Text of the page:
"In other political news, John McCain's communications director has quit. McCain did not have an immediate comment ... because his communications director quit." --Jay Leno

"Things not looking good for President Bush. His approval rating has dropped so low the only thing he's above now is the law." --Jay Leno

"As you know, we are now entering our fifth year of making very good progress in Iraq. Obviously, the president defining progress now as 'moving forward through time.' ... But this spring, Congress finally asked the president for some specifics about our progress and its level of goodness. They required him to submit regular reports, and our first report card is in [on screen: Bush saying the Iraqis have made progress on eight of 18 benchmarks]. Yes! There you have it -- eight of 18. Otherwise known as a 'Gentleman's F.'" --Jon Stewart

"According to a new AP poll, the most popular presidential candidate among registered Republicans is 'none of the above.' At the moment, Rudy Giuliani is running third, just behind 'Good Lord, not him.'"--Conan O'Brien

Saturday, July 21, 2007

The King of Schnorrers?

At times I take great inspiration from quotes that pop up serendipitously during web research. This week the quote ---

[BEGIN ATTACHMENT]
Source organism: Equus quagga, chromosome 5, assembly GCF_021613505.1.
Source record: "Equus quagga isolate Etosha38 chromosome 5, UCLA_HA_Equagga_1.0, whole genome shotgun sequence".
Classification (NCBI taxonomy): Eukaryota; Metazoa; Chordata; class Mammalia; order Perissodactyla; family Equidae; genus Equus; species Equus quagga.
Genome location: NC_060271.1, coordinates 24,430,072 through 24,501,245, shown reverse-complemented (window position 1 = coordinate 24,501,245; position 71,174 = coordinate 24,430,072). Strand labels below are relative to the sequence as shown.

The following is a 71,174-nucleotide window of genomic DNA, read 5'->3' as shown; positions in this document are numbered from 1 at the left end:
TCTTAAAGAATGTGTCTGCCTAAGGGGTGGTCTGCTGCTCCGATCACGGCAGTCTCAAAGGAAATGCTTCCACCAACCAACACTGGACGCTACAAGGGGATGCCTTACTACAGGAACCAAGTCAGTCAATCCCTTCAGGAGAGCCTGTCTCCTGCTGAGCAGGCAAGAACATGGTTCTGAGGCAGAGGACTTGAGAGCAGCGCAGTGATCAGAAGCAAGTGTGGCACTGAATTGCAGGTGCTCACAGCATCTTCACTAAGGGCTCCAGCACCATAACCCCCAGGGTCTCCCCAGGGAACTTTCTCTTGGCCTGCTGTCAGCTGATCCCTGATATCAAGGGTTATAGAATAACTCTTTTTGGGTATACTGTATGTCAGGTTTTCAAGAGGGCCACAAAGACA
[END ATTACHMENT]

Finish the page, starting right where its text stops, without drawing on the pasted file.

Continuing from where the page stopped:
“The Past: our cradle, not our prison; there is danger as well as appeal in its glamor. The past is for inspiration, not imitation, for continuation, not repetition.”
---popped up for me in a Google search on an entirely different topic.

The quote is from Israel Zangwill, a humorist, journalist, writer, and political activist. He counted amongst his friends and colleagues, H.G. Wells. He coined the phrase The Melting Pot”, in a play of the same name. He also wrote social satire such as "The King of Schnorrers" (1894). He was a political activist and humorist --- a combination I greatly admire. Oh, for those of you who don't know and might be afraid to inquire: A schnorrer is a person "who asks for little things like cigarettes or little sums of money, without offering a return" or someone who "will get money out of you any way he can, often through an air of entitlement...[but] chide you for not giving enough. A schnorrer is distinguished from an ordinary beggar by dint of his boundless chutzpah." But I digress.

The quote moved me to think about the upcoming 2008 election, and which direction we need to take the nation.